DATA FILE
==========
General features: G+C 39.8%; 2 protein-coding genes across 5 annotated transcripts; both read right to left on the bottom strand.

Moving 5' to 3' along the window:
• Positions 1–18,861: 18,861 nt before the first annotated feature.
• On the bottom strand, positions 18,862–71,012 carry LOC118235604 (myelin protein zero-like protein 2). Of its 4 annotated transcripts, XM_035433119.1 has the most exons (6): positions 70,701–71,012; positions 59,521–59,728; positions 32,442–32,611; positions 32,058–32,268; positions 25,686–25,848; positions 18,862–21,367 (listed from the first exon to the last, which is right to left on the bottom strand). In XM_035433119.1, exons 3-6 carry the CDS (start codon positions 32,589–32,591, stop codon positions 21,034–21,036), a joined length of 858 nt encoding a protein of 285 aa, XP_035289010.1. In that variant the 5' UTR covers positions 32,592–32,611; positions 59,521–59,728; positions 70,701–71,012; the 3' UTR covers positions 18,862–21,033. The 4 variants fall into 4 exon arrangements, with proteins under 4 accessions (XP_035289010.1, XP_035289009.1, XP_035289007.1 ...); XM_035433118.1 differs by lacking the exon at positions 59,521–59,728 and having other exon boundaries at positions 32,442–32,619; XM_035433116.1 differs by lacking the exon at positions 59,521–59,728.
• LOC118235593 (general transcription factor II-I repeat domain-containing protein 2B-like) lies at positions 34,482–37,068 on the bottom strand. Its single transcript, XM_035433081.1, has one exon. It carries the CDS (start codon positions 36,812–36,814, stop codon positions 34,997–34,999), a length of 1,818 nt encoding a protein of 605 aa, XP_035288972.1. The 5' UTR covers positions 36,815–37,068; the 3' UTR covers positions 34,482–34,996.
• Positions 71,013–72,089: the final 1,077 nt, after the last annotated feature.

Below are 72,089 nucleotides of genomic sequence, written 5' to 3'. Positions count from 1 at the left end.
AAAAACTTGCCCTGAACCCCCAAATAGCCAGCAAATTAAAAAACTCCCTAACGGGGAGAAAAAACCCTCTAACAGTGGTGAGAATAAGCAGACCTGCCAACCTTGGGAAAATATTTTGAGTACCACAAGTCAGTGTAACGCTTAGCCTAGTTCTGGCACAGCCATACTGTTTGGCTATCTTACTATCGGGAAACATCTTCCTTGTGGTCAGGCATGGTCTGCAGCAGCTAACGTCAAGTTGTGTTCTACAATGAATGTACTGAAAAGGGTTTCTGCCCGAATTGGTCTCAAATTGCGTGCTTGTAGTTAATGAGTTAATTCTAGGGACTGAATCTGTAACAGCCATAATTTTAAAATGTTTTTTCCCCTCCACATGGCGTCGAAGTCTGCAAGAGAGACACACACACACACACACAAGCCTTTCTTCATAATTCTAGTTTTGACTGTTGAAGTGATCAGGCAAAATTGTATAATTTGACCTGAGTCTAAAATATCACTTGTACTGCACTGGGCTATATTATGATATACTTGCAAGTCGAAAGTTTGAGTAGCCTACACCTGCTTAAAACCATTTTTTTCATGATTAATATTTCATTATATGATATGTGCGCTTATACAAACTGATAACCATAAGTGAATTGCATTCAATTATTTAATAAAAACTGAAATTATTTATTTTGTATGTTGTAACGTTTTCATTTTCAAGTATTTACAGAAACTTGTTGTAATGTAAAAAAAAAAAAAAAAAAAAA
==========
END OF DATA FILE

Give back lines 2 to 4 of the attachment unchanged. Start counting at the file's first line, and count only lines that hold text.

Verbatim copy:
Moving 5' to 3' along the window:
• Positions 1–18,861: 18,861 nt before the first annotated feature.
• On the bottom strand, positions 18,862–71,012 carry LOC118235604 (myelin protein zero-like protein 2). Of its 4 annotated transcripts, XM_035433119.1 has the most exons (6): positions 70,701–71,012; positions 59,521–59,728; positions 32,442–32,611; positions 32,058–32,268; positions 25,686–25,848; positions 18,862–21,367 (listed from the first exon to the last, which is right to left on the bottom strand). In XM_035433119.1, exons 3-6 carry the CDS (start codon positions 32,589–32,591, stop codon positions 21,034–21,036), a joined length of 858 nt encoding a protein of 285 aa, XP_035289010.1. In that variant the 5' UTR covers positions 32,592–32,611; positions 59,521–59,728; positions 70,701–71,012; the 3' UTR covers positions 18,862–21,033. The 4 variants fall into 4 exon arrangements, with proteins under 4 accessions (XP_035289010.1, XP_035289009.1, XP_035289007.1 ...); XM_035433118.1 differs by lacking the exon at positions 59,521–59,728 and having other exon boundaries at positions 32,442–32,619; XM_035433116.1 differs by lacking the exon at positions 59,521–59,728.